Nazi Germany and Christianity. The record is clear. From the moment Hitler assumed office, we know that he immediately put antisemitic policies into effect. His goal was always “the complete removal of the Jews” (Scholder I:255). However, the atmosphere of early National Socialist Germany was surprisingly tolerant towards Christian worshippers. Protestantism, of course, has had a long tradition of antisemitism, beginning with Martin Luther: founder of the Protestant movement, author of ‘The Jews And Their Lies’, and an inspiration to Adolf Hitler. The Protestants generally did not object in any significant way to Hitler’s policies (Scholder I:270).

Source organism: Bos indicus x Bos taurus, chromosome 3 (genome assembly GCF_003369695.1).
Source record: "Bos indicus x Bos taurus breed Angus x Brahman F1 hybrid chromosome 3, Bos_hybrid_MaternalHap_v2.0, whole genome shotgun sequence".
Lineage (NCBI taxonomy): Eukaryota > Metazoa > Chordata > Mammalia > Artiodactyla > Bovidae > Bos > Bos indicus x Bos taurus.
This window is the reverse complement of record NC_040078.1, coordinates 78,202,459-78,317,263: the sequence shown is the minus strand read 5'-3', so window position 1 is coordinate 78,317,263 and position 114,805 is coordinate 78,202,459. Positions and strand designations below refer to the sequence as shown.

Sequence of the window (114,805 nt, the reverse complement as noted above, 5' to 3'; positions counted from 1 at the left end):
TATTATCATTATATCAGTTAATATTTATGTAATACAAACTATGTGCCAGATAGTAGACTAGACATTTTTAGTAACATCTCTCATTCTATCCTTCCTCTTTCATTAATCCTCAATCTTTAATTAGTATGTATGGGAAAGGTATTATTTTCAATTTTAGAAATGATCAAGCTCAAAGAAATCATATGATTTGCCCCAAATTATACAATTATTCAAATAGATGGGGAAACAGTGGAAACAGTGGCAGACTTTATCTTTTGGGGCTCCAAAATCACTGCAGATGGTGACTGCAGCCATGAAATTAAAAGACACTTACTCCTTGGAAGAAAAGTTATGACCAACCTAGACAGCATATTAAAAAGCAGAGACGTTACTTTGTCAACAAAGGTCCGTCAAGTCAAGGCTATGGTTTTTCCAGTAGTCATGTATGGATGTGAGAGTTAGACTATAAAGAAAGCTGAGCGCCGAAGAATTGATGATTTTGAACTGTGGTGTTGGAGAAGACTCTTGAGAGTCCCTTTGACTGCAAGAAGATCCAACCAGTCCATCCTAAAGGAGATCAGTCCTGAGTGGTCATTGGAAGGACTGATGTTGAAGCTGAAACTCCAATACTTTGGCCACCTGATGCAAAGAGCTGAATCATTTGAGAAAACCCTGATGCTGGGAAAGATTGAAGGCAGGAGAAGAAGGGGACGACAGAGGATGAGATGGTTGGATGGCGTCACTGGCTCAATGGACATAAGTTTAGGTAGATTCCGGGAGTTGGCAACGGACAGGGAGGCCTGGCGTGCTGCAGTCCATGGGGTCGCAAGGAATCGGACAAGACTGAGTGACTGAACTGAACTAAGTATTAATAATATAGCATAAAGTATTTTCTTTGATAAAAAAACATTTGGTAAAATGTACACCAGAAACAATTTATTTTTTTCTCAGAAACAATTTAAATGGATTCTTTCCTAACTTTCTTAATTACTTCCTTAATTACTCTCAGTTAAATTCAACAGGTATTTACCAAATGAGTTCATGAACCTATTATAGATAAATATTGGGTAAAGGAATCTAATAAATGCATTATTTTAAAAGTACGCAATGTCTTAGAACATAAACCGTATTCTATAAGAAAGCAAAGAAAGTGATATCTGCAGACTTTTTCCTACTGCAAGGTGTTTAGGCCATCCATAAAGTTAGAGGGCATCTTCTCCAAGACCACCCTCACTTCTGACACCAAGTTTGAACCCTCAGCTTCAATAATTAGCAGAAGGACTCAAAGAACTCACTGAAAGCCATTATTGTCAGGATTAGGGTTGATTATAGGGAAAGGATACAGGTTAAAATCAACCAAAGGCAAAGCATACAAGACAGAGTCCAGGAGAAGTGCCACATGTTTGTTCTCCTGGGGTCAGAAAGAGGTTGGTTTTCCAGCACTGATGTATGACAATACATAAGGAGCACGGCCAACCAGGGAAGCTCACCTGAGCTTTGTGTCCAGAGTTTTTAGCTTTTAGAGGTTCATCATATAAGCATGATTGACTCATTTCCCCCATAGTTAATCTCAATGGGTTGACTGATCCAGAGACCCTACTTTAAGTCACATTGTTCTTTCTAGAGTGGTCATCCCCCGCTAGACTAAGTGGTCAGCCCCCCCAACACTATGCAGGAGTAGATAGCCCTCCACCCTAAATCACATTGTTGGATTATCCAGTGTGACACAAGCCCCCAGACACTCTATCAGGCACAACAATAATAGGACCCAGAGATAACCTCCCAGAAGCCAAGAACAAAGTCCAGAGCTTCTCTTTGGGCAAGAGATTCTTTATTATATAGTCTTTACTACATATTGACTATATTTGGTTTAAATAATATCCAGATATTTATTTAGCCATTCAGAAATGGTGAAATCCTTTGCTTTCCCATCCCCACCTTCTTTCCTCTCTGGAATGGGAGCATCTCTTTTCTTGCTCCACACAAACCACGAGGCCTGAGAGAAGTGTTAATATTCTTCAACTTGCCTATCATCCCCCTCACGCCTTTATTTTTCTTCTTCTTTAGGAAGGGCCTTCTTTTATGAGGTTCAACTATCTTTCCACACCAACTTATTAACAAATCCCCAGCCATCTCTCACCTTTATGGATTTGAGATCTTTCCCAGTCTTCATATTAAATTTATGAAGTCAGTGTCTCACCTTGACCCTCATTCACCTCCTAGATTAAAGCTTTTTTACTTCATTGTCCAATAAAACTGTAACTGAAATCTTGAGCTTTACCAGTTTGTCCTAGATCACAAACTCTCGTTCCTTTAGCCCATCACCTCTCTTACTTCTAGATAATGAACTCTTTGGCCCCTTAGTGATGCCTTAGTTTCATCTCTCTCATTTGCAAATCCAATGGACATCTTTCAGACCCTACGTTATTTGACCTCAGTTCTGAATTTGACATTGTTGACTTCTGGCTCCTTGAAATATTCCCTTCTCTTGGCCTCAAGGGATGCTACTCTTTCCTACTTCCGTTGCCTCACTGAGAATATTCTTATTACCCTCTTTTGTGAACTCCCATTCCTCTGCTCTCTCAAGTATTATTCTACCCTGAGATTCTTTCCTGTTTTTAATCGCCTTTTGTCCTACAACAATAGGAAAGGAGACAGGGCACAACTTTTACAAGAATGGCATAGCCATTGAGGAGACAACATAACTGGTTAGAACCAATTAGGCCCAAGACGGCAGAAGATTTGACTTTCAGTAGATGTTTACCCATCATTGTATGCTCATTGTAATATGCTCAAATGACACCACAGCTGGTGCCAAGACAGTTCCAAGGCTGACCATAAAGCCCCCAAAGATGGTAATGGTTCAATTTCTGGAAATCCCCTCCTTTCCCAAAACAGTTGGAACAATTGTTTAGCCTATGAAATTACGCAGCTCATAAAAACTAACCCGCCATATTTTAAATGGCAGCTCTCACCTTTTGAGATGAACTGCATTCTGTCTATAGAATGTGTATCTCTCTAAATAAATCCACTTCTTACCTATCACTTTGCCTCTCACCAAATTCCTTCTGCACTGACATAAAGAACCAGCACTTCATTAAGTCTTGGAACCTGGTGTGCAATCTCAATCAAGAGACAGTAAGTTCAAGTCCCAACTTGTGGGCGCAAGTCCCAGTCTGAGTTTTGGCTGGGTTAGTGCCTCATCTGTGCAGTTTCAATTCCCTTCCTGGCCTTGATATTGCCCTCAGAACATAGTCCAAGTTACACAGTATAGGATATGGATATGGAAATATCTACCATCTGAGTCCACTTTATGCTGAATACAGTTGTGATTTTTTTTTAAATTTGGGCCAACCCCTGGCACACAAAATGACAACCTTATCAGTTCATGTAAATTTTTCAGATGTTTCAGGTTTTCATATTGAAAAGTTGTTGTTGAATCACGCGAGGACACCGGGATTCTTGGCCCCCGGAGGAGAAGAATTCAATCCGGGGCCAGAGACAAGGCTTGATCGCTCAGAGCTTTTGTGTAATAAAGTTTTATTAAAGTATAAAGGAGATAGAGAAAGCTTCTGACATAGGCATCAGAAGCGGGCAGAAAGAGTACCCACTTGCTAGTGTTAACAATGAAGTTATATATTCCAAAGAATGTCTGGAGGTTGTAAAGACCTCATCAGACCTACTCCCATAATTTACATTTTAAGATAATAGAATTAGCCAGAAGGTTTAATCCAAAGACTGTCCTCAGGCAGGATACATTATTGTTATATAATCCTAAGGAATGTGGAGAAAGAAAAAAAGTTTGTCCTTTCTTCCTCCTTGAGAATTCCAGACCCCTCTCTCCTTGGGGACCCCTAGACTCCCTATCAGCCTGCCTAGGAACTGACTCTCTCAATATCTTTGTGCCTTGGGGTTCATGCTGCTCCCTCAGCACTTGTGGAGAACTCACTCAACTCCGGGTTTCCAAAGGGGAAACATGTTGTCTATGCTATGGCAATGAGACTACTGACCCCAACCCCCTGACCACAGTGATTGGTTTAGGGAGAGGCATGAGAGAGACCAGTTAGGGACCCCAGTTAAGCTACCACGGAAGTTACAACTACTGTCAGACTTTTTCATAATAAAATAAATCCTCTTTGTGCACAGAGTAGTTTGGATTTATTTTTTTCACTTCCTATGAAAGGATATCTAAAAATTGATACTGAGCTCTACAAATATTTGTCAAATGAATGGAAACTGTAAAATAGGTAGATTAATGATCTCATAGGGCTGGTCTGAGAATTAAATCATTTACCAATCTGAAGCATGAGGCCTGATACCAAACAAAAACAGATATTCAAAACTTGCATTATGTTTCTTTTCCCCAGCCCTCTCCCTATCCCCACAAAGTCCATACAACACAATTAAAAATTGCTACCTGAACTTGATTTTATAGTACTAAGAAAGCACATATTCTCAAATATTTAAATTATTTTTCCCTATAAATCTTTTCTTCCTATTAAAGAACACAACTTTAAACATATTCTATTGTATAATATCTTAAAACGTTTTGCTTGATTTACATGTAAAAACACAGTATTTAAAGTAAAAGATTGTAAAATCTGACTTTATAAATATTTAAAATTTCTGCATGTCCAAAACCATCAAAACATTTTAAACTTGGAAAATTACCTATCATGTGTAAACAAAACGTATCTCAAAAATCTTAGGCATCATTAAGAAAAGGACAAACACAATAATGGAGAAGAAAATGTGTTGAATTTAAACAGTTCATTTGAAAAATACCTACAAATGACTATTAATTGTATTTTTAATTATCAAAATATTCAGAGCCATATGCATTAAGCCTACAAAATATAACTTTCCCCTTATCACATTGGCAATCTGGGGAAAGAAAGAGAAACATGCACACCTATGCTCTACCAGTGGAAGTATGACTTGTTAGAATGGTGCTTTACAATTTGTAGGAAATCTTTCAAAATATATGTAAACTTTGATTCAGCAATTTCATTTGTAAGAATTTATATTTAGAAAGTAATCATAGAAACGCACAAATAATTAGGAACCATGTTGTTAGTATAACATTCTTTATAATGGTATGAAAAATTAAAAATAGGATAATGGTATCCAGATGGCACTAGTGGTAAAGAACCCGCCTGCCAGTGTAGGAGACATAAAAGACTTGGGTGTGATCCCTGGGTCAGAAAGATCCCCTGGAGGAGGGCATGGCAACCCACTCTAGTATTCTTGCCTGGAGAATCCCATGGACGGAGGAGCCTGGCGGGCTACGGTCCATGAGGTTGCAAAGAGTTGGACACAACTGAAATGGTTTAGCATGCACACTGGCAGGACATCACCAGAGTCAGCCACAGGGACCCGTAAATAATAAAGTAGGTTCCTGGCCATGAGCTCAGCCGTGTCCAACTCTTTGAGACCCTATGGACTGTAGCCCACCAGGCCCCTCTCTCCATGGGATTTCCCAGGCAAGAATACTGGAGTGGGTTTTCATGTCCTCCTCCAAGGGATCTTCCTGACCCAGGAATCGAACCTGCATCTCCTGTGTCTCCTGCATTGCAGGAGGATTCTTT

Early in his life, Adolf Hitler realized that an attack on Catholicism would prove futile (Scholder I:88). This led him to try to avoid unnecessary entanglements of church and state. In fact, Hitler publicly proclaimed his Christianity and encouraged unification of the sects under the movement of Naziism, stating (in regards to both Protestantism and Catholicism): “We are a people of different faiths, but we are one… …we tolerate no one in our ranks who offends against the ideas of Christianity, who offers resistance to someone with another disposition, fights against him, or acts as the arch-enemy of Christianity. This, our movement, is in fact Christian.” (italics added, Scholder I:98). Clearly, Hitler did not have any major bias against any sect of Christianity. Of course, the common rebuttal by apologists is that he was simply distancing himself from the Communists. Hitler stated that “Christians and not international atheists” had taken over the government of Germany (Scholder I:223), an obvious reference to Communist Russia. Hitler’s political plans for the churches seemed to come together perfectly: On Nov. 12, 1933, elections were held which showed little difference between the Catholic and the Protestant political districts (Scholder II:1). Hitler had his unification.